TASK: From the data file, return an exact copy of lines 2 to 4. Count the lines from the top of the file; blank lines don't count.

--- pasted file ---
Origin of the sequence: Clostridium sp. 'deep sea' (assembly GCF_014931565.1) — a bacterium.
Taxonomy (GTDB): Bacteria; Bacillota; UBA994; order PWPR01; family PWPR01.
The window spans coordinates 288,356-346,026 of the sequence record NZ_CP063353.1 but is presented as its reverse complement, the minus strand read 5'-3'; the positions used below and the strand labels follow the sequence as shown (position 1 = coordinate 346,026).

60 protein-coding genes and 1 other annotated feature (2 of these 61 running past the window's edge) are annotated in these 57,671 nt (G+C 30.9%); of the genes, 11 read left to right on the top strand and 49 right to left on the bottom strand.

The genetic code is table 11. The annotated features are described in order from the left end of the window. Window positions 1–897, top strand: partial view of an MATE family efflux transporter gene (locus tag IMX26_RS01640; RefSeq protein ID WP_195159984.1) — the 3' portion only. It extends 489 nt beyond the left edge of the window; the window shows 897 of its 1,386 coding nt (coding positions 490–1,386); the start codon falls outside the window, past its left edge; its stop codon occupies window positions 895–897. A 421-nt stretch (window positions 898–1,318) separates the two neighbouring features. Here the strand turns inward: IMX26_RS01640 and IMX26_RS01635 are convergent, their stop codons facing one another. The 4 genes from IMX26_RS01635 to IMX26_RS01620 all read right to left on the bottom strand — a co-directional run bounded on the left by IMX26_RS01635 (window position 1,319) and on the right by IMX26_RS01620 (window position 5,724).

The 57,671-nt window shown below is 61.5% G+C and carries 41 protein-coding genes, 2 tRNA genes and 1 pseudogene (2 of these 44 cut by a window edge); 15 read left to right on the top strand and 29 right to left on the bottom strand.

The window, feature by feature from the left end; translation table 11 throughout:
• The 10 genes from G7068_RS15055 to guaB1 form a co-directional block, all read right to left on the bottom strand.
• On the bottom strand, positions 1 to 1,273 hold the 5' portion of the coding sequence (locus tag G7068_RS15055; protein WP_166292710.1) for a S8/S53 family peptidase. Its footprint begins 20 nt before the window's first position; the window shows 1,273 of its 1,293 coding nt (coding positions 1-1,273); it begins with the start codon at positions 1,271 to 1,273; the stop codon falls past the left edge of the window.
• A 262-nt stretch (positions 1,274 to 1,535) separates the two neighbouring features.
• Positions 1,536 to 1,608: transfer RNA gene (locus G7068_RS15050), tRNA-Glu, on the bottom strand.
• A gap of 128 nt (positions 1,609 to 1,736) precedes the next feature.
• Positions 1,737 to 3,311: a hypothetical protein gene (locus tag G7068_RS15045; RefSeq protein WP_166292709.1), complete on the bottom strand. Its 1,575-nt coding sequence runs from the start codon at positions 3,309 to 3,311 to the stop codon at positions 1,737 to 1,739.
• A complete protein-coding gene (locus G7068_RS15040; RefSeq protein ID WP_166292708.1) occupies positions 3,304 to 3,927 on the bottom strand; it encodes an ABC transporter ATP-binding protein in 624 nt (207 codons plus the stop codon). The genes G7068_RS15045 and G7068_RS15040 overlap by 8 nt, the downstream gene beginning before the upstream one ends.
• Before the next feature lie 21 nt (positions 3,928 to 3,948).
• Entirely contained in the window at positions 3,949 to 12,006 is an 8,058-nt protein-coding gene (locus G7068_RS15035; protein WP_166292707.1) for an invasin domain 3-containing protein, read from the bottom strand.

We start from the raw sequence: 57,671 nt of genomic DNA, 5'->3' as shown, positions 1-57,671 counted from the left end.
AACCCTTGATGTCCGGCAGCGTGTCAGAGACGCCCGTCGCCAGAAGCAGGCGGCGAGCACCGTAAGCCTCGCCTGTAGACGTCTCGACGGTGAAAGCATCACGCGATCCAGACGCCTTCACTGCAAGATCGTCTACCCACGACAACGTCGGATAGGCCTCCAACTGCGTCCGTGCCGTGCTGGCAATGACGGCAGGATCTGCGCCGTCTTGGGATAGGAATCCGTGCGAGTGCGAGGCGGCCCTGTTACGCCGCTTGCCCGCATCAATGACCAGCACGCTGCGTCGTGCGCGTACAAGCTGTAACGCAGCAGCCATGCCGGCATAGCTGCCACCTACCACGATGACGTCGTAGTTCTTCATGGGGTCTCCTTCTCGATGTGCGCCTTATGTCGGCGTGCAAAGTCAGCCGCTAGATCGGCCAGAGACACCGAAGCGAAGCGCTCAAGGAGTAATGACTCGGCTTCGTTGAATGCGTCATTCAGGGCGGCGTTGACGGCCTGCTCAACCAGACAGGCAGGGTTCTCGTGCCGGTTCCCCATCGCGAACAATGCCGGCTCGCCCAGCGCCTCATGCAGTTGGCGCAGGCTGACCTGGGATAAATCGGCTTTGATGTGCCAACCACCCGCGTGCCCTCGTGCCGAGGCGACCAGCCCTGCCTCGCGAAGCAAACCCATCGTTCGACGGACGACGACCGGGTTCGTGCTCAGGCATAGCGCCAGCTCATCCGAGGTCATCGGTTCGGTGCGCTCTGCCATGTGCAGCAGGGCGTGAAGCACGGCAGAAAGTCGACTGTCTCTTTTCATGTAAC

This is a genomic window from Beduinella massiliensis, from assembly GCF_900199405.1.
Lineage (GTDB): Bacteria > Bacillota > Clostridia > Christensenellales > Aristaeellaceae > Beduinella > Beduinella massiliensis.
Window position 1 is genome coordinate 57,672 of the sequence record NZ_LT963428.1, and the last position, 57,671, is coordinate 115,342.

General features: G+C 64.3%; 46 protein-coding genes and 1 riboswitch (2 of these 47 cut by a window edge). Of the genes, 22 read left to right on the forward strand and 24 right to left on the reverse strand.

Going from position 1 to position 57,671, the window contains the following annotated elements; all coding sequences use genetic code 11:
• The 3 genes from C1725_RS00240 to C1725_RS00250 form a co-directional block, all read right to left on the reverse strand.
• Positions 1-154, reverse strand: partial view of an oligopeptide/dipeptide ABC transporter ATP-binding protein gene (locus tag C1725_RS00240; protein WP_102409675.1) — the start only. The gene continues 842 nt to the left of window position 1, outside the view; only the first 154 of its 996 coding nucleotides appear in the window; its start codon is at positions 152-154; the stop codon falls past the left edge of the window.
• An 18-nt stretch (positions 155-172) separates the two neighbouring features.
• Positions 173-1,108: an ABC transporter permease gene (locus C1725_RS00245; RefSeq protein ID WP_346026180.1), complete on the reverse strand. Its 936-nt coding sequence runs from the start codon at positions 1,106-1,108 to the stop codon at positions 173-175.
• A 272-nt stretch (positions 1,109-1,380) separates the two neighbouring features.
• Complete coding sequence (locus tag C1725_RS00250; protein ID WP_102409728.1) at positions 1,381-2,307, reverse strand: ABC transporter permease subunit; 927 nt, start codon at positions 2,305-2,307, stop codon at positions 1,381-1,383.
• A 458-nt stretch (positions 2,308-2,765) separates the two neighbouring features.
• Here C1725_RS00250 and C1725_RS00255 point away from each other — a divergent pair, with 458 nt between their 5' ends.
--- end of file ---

Taxonomy (GTDB): Bacteria; Bacillota; UBA994; order PWPR01; family PWPR01.
The window spans coordinates 288,356-346,026 of the sequence record NZ_CP063353.1 but is presented as its reverse complement, the minus strand read 5'-3'; the positions used below and the strand labels follow the sequence as shown (position 1 = coordinate 346,026).

60 protein-coding genes and 1 other annotated feature (2 of these 61 running past the window's edge) are annotated in these 57,671 nt (G+C 30.9%); of the genes, 11 read left to right on the top strand and 49 right to left on the bottom strand.